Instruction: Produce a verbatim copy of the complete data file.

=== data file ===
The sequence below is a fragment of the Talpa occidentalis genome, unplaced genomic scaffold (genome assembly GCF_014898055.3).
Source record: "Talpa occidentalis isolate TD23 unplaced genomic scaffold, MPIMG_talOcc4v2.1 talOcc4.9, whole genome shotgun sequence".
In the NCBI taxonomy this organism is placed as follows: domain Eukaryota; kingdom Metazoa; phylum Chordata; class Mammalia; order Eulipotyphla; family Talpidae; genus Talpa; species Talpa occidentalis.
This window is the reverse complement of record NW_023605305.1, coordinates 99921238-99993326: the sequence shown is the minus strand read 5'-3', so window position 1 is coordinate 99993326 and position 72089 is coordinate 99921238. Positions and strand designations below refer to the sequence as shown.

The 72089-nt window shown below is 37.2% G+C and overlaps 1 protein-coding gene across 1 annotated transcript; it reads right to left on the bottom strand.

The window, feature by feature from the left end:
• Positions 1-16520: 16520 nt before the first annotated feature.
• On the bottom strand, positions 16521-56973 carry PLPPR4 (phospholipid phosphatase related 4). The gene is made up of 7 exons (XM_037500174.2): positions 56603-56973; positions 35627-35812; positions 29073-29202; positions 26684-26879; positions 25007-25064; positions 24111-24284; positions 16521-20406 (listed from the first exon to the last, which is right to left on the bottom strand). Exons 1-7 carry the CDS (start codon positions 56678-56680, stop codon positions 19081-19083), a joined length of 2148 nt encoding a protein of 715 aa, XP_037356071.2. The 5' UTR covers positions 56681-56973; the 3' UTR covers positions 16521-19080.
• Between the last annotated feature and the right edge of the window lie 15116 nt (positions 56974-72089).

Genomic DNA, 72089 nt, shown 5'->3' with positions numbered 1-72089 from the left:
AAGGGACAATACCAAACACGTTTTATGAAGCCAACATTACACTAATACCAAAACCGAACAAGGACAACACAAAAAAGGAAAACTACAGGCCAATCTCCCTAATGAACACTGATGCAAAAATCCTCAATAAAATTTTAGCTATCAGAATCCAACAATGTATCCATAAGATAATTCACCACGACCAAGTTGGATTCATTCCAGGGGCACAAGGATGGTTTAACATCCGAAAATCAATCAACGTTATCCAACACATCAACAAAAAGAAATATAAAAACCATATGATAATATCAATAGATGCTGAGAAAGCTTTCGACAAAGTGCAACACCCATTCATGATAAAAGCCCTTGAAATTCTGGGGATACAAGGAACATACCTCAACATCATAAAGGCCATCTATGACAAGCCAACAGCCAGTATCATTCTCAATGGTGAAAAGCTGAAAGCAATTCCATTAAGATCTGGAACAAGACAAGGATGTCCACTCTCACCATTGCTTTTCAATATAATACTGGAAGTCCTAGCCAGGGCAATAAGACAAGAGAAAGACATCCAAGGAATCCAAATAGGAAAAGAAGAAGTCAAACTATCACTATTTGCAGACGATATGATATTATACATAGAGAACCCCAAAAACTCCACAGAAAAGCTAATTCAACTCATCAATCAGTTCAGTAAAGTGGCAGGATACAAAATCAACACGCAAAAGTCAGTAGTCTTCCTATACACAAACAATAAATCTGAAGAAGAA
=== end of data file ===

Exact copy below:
The sequence below is a fragment of the Talpa occidentalis genome, unplaced genomic scaffold (genome assembly GCF_014898055.3).
Source record: "Talpa occidentalis isolate TD23 unplaced genomic scaffold, MPIMG_talOcc4v2.1 talOcc4.9, whole genome shotgun sequence".
In the NCBI taxonomy this organism is placed as follows: domain Eukaryota; kingdom Metazoa; phylum Chordata; class Mammalia; order Eulipotyphla; family Talpidae; genus Talpa; species Talpa occidentalis.
This window is the reverse complement of record NW_023605305.1, coordinates 99921238-99993326: the sequence shown is the minus strand read 5'-3', so window position 1 is coordinate 99993326 and position 72089 is coordinate 99921238. Positions and strand designations below refer to the sequence as shown.

The 72089-nt window shown below is 37.2% G+C and overlaps 1 protein-coding gene across 1 annotated transcript; it reads right to left on the bottom strand.

The window, feature by feature from the left end:
• Positions 1-16520: 16520 nt before the first annotated feature.
• On the bottom strand, positions 16521-56973 carry PLPPR4 (phospholipid phosphatase related 4). The gene is made up of 7 exons (XM_037500174.2): positions 56603-56973; positions 35627-35812; positions 29073-29202; positions 26684-26879; positions 25007-25064; positions 24111-24284; positions 16521-20406 (listed from the first exon to the last, which is right to left on the bottom strand). Exons 1-7 carry the CDS (start codon positions 56678-56680, stop codon positions 19081-19083), a joined length of 2148 nt encoding a protein of 715 aa, XP_037356071.2. The 5' UTR covers positions 56681-56973; the 3' UTR covers positions 16521-19080.
• Between the last annotated feature and the right edge of the window lie 15116 nt (positions 56974-72089).

Genomic DNA, 72089 nt, shown 5'->3' with positions numbered 1-72089 from the left:
AAGGGACAATACCAAACACGTTTTATGAAGCCAACATTACACTAATACCAAAACCGAACAAGGACAACACAAAAAAGGAAAACTACAGGCCAATCTCCCTAATGAACACTGATGCAAAAATCCTCAATAAAATTTTAGCTATCAGAATCCAACAATGTATCCATAAGATAATTCACCACGACCAAGTTGGATTCATTCCAGGGGCACAAGGATGGTTTAACATCCGAAAATCAATCAACGTTATCCAACACATCAACAAAAAGAAATATAAAAACCATATGATAATATCAATAGATGCTGAGAAAGCTTTCGACAAAGTGCAACACCCATTCATGATAAAAGCCCTTGAAATTCTGGGGATACAAGGAACATACCTCAACATCATAAAGGCCATCTATGACAAGCCAACAGCCAGTATCATTCTCAATGGTGAAAAGCTGAAAGCAATTCCATTAAGATCTGGAACAAGACAAGGATGTCCACTCTCACCATTGCTTTTCAATATAATACTGGAAGTCCTAGCCAGGGCAATAAGACAAGAGAAAGACATCCAAGGAATCCAAATAGGAAAAGAAGAAGTCAAACTATCACTATTTGCAGACGATATGATATTATACATAGAGAACCCCAAAAACTCCACAGAAAAGCTAATTCAACTCATCAATCAGTTCAGTAAAGTGGCAGGATACAAAATCAACACGCAAAAGTCAGTAGTCTTCCTATACACAAACAATAAATCTGAAGAAGAA